There was some doubt as to whether the “tone-deafness” test I linked to Monday really tests for amusia. The defining trait of amusia is the inability to discern the difference between different musical pitches. So here’s a test that might generate a more clear-cut result. The following track plays five sequences of five notes. In every case, four of the notes are the same. The only note that ever varies is the second-to-last note. Ideally, these sequences would be played in a random order, but for a quick-and-dirty test, I’m going to gradually increase the pitch of the fourth note in the sequence. Your task: listen to the recording and indicate when you notice that the fourth note is different from the rest of the notes in a sequence.
Let’s make this a poll:
This test was inspired by an experiment by Krista Hyde and Isabelle Peretz, who in 2004 compared a group of people with tone-deafness (amusics) to a group of people with normal music perception. Listeners were presented with sets of tones like the one you just played, and in every case were simply asked if the fourth tone was different from the last one. Here are the results:
The pitch of the fourth tone was systematically varied. A 100-percent variance is equal to a full musical step — the difference between a natural note and a sharp, or between a B and a C on the scale. As you can see, when the pitch difference was 50 percent or less than a full musical step, then amusics were significantly worse at noticing the difference.
In the sample I created above, the fourth note in the first sequence was the same as the rest. In the second sequence, it was higher by 25 percent of a full step. In the third, it was 50 percent higher; in the fourth, it was a full step higher; in the fifth, it was two full steps higher. So, if you didn’t notice the difference in the second or third sequence, you may have some symptoms of amusia (or you might have bad speakers, or just a problem hearing certain pitches).
Hyde and Peretz’s test was better than mine, of course, because it was random, and because it tested a range of pitches. They also conducted a similar test for rhythm, to see if amusics also had a rhythm deficit. There was no significant difference in the rhythm scores between amusics and people with normal music perception.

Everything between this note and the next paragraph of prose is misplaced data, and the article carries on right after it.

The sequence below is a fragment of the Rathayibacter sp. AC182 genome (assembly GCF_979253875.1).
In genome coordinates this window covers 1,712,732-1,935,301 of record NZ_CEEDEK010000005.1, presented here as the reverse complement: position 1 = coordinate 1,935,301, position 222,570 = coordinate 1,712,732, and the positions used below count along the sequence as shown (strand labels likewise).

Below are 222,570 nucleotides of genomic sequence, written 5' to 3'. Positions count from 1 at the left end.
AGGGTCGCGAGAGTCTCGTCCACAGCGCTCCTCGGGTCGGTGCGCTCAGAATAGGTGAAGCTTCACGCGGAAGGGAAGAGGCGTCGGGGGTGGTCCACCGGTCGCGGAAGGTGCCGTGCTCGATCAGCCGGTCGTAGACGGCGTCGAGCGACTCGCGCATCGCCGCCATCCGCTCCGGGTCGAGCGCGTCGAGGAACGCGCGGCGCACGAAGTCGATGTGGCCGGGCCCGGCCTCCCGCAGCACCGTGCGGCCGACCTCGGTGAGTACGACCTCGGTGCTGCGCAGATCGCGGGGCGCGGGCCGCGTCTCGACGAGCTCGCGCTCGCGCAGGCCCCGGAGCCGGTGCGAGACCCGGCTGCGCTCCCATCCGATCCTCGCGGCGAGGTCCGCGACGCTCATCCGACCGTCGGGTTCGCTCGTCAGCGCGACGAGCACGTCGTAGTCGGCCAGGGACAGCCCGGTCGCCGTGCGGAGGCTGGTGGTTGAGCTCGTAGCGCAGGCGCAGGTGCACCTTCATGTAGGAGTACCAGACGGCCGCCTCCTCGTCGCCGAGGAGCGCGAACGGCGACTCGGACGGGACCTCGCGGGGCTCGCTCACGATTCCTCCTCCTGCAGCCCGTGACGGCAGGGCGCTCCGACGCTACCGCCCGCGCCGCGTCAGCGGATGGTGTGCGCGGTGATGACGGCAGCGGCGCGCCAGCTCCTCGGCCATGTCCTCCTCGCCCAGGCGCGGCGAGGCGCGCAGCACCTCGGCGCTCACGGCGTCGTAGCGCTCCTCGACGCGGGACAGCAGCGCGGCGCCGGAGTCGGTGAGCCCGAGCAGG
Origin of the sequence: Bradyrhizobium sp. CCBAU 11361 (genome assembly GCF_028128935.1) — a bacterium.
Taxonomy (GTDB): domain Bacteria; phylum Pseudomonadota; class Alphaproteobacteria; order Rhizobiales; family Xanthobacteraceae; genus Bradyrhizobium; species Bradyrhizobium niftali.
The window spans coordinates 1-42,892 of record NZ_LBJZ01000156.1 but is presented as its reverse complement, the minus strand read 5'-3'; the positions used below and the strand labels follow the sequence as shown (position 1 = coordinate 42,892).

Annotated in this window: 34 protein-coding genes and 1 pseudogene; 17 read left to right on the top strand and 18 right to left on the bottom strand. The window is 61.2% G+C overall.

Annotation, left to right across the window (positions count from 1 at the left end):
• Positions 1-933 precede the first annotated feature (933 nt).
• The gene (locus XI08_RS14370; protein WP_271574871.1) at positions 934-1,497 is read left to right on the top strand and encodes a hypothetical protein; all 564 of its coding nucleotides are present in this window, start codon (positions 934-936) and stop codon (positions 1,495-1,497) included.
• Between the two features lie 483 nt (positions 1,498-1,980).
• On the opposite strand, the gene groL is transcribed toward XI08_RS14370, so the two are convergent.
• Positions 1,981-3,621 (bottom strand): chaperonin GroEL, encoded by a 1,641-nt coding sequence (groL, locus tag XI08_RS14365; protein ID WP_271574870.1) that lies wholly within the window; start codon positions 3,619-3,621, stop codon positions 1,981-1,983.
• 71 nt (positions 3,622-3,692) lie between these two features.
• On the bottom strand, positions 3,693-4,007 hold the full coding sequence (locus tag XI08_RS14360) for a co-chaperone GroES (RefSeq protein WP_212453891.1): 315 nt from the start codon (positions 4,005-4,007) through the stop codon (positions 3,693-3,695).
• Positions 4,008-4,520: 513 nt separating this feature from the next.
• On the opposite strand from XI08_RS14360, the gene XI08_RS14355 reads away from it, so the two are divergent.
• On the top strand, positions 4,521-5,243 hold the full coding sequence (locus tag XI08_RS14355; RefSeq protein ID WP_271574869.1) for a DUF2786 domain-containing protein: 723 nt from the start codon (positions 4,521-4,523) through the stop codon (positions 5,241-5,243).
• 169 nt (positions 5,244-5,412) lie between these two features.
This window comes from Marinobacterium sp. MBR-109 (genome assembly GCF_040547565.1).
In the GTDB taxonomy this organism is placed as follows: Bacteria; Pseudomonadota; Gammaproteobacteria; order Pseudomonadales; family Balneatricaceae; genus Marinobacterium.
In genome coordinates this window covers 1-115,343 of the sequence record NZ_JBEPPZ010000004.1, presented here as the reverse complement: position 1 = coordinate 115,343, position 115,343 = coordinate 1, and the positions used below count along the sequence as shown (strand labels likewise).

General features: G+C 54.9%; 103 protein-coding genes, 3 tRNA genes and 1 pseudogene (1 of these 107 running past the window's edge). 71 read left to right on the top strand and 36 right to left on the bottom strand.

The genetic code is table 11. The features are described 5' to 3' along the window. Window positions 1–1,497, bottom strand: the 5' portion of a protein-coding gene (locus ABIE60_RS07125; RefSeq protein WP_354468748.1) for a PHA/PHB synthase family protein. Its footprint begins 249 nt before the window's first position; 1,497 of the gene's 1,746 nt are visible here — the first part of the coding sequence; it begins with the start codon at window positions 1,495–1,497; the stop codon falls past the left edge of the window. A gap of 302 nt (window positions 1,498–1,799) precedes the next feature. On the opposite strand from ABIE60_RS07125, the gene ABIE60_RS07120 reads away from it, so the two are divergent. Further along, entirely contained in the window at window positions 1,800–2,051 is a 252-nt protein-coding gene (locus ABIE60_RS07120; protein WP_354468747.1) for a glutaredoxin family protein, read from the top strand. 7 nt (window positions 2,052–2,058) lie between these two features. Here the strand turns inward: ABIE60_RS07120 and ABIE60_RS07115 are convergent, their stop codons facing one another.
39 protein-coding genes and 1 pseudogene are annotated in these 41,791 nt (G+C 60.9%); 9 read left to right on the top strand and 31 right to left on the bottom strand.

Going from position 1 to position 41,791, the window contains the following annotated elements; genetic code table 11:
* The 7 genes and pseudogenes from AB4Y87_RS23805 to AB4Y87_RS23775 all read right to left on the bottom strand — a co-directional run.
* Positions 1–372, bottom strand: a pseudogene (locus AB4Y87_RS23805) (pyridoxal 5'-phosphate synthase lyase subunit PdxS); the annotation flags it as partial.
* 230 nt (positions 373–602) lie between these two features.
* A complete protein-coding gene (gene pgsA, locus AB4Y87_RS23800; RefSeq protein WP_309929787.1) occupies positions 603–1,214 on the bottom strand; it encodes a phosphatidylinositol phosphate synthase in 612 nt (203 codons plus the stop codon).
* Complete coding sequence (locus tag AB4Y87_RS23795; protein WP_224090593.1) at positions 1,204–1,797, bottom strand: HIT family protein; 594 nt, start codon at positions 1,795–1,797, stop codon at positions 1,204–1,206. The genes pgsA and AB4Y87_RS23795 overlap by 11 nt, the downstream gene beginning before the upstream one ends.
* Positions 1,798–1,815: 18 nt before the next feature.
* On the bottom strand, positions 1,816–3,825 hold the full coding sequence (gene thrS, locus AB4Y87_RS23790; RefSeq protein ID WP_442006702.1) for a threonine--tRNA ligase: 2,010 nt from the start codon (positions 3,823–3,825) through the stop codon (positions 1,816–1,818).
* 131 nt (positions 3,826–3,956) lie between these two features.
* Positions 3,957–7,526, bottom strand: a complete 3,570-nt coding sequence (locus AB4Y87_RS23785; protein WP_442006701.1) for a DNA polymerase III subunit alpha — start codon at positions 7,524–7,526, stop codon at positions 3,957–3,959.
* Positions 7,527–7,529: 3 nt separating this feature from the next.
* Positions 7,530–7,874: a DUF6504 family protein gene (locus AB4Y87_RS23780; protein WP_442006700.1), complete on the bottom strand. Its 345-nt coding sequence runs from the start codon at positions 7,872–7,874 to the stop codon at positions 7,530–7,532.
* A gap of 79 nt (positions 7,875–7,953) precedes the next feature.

But is amusia a real condition, or can people learn to perceive pitch differences over time? Hyde and Peretz were able to give a definitive answer over the short term: no. Take a look at this:
Over the course of the experiment, people with normal music perception gradually improved their accuracy, but performance of amusics remained stubbornly low.
This data can also explain why amusics typically don’t have difficulty understanding language: the pitch differentiation required is much coarser than in music. In English and French, for example, to indicate that a statement is a question, speakers increase the pitch at the end of the statement (think of the difference between saying “we’re going to the store” and asking “we’re going to the store?”). But this pitch change is usually larger than 7 musical steps, easily perceivable by everyone in the study.
Curiously, even though amusics showed no difference in rhythm perception, most amusics have difficulty keeping musical time and dancing. Hyde and Peretz suggest that this may be due to the fact that not all pitch changes are perceived by amusics, so parsing out a rhythm becomes a more difficult problem.
If you had difficulty perceiving all the differences in the sample above, do you also have difficulty keeping time with music or dancing? Let us know in the comments.
Hyde, K.L., & Peretz, I. (2004). Brains that are out of tune but in time. Psychological Science, 15(5), 356-360.